Editor’s Note: Dr. Edith Bracho-Sanchez is a practicing pediatrician and a Stanford and CNN Global Health and Media Fellow.
Kentucky Gov. Matt Bevin recently said he chose to expose all nine of his children to the chickenpox instead of giving them the vaccine.
“They had it as children. They were miserable for a few days, and they all turned out fine,” Bevin said in an interview with WKCT, a Bowling Green, Kentucky, radio station.
So-called chickenpox parties, in which parents expose their kids to the disease based on the belief that it will be more serious if contracted as an adult, are not a new concept. Before vaccines became available, the parties used to be very popular for diseases such as chickenpox or measles.
Although these parties are far less common now, parents will still occasionally advertise having a child with chickenpox at home, inviting other parents with small children to come “get it over it and develop lifelong immunity.”
Are chickenpox parties a good idea?
No, they really are not a good idea at all.
Chickenpox parties were an OK idea in the days when parents had no other way to build long-lasting immunity in their children. But since the introduction of the chickenpox vaccine in 1995, parents no longer need to go to these extremes. They have a much safer way to make sure their kids are protected for years to come.
Two doses of the vaccine, given at ages 12 months through 15 months and then again at 4 through 6 years, are about 90% effective at preventing chickenpox.
In the small number of people who still get chickenpox despite having received the vaccine, the illness is usually milder, with fewer or no blisters and a mild fever, or sometimes no fever at all, according to the US Centers for Disease Control and Prevention.
Isn’t ‘natural immunity’ to diseases like chickenpox better than ‘vaccine immunity’?
Developing immunity to an infectious disease like the chickenpox means the immune system has seen the virus, has mounted a response, and has developed what’s called “memory” to the particular illness. This immune system memory will allow it to react faster the next time it encounters a virus like the chickenpox, protecting the person against the infection.
The immune system does not care how the body was exposed to the illness. Whether this happened through one full blown infection such as that acquired at a chickenpox party, or after several doses of a vaccine, immunity is immunity.
In the long run, the difference comes in days feeling “miserable,” like Bevin admitted his children felt; in days missed from school and work; and in the small but very real number of severe and potentially fatal complications that come from acquiring an illness like the chickenpox.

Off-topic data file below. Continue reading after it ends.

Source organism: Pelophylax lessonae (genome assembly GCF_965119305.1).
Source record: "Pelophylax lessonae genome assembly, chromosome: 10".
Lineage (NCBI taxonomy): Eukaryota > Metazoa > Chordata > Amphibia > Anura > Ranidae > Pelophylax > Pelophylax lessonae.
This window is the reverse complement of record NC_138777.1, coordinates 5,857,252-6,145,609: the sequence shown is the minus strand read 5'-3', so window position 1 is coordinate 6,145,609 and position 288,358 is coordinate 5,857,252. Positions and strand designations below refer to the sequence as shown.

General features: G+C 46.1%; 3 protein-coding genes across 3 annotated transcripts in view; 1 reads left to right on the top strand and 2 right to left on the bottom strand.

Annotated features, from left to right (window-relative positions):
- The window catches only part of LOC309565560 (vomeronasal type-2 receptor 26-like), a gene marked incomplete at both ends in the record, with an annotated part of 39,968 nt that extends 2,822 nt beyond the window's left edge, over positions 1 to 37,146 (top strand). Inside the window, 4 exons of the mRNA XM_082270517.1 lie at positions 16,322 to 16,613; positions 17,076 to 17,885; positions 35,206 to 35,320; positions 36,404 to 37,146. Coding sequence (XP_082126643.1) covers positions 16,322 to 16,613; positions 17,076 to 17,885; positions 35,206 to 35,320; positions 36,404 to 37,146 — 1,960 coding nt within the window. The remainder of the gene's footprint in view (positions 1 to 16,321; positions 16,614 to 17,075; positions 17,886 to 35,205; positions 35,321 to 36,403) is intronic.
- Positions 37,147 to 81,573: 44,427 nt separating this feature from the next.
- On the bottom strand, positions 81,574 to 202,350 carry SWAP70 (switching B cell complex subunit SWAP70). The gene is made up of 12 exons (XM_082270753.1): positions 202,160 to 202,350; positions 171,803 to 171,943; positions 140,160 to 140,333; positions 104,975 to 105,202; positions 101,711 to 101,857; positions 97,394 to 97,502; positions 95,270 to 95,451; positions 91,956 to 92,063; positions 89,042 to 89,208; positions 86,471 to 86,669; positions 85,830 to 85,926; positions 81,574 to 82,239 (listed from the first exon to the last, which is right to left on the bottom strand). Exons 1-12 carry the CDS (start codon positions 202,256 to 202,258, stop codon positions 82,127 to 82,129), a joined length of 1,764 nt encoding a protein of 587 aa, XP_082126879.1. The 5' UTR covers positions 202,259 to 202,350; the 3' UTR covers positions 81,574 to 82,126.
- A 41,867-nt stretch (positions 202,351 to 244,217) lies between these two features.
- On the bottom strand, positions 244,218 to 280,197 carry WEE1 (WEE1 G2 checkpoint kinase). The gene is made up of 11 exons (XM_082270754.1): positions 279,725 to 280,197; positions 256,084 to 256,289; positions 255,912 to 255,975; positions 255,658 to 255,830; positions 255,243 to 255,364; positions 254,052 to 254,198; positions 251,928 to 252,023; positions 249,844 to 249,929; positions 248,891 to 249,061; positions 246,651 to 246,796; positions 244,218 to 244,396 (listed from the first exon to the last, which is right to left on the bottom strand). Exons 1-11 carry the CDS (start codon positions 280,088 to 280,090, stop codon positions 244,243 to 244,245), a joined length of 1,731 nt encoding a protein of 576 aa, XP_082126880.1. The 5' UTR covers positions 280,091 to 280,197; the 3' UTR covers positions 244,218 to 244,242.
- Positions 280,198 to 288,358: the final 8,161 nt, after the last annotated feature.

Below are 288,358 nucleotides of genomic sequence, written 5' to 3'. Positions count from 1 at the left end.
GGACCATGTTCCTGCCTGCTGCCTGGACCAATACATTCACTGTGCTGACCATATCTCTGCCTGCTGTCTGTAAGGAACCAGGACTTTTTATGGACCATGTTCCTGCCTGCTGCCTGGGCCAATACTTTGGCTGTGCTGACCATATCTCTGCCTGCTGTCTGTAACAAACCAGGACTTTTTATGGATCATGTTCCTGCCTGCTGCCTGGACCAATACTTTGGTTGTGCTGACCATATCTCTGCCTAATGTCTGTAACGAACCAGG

What’s the big deal? I got chickenpox when I was a kid
Many of us did. Again, our parents had no better way to protect us against the chickenpox, and it is true that the illness can be more severe in adulthood.
But although many still think of the chickenpox as a mild, no-big-deal childhood illness, the truth is that this very contagious infectious disease can go beyond the rash, itchiness and fever.
Before the vaccine was introduced in the United States in 1995, chickenpox used to affect 4 million people every year. Among those, 8,000 to 18,000 were hospitalized, and 100 to 150 died every year. In 2017, the number of total cases was down to 8,775, according to the CDC.
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Chickenpox can be more serious in pregnant women and children under age 1. The vaccine is not indicated for either of these groups, hence the importance of everyone else being vaccinated and stopping the spread of this illness.
The CDC also explains that complications from the chickenpox include bacterial superinfections of the skin, blisters, pneumonia, and extension of the infection to the central nervous system – in addition to hospitalization and death.
Can you get shingles if you had the chickenpox vaccine?
The short answer to the shingles question is this: All evidence so far indicates that those who receive the chickenpox vaccine have a lower risk of developing shingles later in life than those who had the chickenpox itself.
Shingles, also known as herpes zoster, is a skin disorder triggered by the chickenpox or varicella virus. It can remain dormant along nerve roots after someone gets the chickenpox and reactivate later in life.
Vaccination against shingles is recommended for all adults 50 and older in the United States.